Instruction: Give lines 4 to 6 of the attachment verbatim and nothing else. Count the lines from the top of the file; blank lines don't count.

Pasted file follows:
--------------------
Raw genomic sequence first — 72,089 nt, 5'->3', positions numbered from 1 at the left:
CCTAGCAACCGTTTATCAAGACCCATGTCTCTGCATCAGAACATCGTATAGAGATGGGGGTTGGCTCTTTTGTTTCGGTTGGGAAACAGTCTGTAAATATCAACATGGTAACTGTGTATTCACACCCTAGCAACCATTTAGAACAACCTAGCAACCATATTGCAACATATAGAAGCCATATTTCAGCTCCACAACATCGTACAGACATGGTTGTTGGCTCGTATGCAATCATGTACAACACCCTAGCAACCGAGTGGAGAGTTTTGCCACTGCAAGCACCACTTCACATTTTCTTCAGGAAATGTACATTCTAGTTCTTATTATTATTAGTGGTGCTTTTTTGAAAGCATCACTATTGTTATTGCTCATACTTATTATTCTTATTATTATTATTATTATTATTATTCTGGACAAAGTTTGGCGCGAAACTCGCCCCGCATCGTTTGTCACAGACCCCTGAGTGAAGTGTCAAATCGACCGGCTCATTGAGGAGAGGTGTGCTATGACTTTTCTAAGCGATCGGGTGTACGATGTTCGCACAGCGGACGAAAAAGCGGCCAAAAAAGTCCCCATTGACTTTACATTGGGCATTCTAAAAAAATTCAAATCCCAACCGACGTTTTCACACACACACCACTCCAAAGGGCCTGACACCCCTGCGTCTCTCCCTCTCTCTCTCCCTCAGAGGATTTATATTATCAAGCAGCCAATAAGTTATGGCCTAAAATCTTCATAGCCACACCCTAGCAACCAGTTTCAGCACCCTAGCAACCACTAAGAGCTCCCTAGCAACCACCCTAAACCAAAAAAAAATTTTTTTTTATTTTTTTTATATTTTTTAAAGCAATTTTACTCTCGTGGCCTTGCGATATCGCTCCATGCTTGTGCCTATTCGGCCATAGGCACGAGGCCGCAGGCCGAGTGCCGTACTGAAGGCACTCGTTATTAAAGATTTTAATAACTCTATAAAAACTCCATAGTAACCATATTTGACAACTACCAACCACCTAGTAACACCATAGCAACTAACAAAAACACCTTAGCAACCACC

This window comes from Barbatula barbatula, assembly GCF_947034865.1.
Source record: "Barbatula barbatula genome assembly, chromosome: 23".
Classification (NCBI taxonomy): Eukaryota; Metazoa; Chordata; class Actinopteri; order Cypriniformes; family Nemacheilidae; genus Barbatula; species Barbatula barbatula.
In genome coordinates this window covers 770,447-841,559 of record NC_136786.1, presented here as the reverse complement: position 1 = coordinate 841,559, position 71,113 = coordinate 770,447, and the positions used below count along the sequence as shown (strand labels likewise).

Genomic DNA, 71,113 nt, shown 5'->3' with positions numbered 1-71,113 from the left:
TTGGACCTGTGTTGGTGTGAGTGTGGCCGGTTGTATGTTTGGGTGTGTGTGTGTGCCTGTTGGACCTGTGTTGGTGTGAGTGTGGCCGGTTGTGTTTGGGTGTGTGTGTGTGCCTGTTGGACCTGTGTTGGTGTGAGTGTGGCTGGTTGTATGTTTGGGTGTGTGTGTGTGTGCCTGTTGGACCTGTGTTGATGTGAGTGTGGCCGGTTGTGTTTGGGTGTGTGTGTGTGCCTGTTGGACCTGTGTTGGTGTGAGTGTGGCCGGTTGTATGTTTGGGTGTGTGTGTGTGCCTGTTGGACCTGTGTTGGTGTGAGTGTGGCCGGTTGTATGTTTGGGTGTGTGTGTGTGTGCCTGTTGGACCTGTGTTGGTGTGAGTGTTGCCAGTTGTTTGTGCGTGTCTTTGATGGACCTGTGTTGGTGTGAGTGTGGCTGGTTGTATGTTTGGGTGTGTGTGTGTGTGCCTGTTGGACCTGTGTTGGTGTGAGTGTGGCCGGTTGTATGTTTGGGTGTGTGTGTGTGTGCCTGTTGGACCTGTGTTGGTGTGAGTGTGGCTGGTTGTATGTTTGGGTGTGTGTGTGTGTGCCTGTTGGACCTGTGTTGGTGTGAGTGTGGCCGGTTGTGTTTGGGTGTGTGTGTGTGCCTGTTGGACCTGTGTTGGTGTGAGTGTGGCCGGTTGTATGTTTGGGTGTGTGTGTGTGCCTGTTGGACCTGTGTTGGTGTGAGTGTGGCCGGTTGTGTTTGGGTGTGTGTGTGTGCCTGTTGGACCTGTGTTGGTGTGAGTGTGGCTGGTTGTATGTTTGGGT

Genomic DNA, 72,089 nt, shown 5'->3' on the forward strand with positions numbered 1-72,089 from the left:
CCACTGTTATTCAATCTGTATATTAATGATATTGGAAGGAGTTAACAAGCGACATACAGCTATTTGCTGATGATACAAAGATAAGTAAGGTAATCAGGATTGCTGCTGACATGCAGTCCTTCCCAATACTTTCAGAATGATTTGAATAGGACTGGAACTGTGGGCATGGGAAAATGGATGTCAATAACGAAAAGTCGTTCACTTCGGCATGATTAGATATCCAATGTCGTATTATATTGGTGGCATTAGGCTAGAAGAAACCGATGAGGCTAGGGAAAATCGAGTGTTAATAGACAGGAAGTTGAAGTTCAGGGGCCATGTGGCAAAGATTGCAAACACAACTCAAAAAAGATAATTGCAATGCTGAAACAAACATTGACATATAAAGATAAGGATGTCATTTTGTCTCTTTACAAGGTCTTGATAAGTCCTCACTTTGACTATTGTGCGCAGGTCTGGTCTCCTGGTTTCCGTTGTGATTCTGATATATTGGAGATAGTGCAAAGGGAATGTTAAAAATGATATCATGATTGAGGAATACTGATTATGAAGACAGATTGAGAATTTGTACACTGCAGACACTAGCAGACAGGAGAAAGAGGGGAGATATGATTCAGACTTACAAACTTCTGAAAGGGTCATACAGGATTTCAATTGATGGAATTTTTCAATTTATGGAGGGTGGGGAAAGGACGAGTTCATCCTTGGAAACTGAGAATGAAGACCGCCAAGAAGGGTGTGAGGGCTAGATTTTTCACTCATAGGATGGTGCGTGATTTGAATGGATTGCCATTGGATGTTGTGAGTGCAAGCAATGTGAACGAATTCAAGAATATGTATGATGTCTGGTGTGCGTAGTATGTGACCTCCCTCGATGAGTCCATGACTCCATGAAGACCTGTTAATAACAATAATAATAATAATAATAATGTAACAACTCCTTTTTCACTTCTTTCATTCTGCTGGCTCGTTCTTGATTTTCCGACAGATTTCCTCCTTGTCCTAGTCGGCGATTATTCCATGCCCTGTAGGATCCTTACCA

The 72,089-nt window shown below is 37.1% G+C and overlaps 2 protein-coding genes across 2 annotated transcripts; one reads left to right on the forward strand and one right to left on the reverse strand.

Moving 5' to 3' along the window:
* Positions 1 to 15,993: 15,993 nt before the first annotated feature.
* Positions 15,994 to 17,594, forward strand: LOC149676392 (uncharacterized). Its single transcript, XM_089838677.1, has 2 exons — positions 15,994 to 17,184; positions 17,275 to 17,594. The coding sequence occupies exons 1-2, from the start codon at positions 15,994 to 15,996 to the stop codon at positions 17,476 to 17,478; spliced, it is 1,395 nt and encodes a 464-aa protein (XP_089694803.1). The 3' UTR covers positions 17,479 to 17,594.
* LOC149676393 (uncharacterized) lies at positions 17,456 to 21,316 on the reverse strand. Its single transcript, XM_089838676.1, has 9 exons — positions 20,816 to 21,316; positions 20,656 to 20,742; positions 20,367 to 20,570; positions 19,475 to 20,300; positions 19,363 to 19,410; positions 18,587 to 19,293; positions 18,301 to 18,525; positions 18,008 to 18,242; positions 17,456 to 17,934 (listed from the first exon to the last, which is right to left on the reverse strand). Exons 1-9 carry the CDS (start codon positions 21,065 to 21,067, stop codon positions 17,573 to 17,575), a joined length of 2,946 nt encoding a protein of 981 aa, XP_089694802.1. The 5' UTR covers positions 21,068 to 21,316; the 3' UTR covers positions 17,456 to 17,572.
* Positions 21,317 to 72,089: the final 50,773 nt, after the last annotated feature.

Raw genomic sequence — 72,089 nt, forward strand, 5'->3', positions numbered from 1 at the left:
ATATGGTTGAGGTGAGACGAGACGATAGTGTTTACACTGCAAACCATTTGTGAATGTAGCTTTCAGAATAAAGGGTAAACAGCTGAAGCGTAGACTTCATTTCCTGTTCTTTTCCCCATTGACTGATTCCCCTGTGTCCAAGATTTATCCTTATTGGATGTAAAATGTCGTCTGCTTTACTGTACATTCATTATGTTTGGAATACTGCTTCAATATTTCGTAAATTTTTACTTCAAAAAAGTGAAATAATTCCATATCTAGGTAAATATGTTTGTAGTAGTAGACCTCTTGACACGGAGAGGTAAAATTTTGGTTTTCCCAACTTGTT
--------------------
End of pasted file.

Source record: "Barbatula barbatula genome assembly, chromosome: 23".
Classification (NCBI taxonomy): Eukaryota; Metazoa; Chordata; class Actinopteri; order Cypriniformes; family Nemacheilidae; genus Barbatula; species Barbatula barbatula.
In genome coordinates this window covers 770,447-841,559 of record NC_136786.1, presented here as the reverse complement: position 1 = coordinate 841,559, position 71,113 = coordinate 770,447, and the positions used below count along the sequence as shown (strand labels likewise).